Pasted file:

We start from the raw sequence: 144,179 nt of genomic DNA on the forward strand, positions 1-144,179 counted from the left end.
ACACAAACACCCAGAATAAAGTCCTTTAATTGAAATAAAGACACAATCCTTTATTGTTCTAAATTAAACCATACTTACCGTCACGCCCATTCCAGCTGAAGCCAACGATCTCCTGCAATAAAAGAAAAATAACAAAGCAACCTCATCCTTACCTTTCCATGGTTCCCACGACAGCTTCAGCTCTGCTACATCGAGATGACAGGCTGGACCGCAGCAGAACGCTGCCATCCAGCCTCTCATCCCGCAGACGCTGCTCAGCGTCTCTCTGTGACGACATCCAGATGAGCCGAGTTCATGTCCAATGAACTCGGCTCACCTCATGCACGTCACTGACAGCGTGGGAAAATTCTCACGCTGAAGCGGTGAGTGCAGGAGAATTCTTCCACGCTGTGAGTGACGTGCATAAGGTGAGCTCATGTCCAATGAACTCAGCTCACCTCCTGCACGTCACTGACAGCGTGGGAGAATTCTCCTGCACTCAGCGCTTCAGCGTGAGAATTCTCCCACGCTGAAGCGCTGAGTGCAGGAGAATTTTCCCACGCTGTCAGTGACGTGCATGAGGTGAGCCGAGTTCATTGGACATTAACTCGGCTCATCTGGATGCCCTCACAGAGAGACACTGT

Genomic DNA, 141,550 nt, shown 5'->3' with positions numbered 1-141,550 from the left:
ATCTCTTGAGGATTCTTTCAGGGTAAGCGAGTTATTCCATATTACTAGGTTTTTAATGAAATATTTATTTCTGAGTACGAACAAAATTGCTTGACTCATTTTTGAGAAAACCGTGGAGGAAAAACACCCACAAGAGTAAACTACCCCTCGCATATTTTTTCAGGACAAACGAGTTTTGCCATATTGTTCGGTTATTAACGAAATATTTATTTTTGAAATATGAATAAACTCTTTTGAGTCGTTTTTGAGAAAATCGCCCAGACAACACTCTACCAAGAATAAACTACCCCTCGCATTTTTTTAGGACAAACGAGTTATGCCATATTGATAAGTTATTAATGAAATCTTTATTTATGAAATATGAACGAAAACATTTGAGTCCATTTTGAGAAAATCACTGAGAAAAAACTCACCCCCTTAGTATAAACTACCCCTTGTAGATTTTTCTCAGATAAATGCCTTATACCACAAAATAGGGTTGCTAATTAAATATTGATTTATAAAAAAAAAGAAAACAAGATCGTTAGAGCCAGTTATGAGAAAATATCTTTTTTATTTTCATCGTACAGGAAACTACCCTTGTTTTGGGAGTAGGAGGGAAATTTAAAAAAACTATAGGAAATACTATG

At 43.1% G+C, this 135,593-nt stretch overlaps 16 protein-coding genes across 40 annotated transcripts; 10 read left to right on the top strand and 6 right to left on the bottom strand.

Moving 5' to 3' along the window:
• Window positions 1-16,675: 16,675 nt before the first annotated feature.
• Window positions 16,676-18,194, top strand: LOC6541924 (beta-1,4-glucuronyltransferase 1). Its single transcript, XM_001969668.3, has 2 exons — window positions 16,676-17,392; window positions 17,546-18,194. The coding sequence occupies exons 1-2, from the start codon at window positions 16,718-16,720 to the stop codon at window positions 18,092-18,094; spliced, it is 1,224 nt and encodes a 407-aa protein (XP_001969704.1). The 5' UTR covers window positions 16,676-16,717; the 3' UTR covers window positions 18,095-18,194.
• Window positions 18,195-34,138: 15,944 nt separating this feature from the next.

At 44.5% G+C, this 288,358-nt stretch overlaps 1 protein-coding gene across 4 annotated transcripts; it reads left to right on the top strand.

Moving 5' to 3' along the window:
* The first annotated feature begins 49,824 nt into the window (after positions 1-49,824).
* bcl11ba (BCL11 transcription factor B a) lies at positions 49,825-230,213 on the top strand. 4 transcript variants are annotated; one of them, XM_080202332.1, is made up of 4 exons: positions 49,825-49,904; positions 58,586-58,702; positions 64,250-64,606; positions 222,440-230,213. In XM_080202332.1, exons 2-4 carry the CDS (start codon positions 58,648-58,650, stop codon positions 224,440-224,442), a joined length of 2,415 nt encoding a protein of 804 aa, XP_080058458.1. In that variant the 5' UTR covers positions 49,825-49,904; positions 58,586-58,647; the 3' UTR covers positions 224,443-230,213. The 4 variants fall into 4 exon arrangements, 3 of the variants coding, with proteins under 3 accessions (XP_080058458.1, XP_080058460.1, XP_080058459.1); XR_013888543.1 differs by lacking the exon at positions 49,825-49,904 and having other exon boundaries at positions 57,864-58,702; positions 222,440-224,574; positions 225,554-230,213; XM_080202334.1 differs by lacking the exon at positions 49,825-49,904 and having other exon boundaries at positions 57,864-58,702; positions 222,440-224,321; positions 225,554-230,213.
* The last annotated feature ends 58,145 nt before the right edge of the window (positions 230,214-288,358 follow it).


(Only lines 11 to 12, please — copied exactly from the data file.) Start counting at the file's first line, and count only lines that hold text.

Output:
Moving 5' to 3' along the window:
* The first annotated feature begins 49,824 nt into the window (after positions 1-49,824).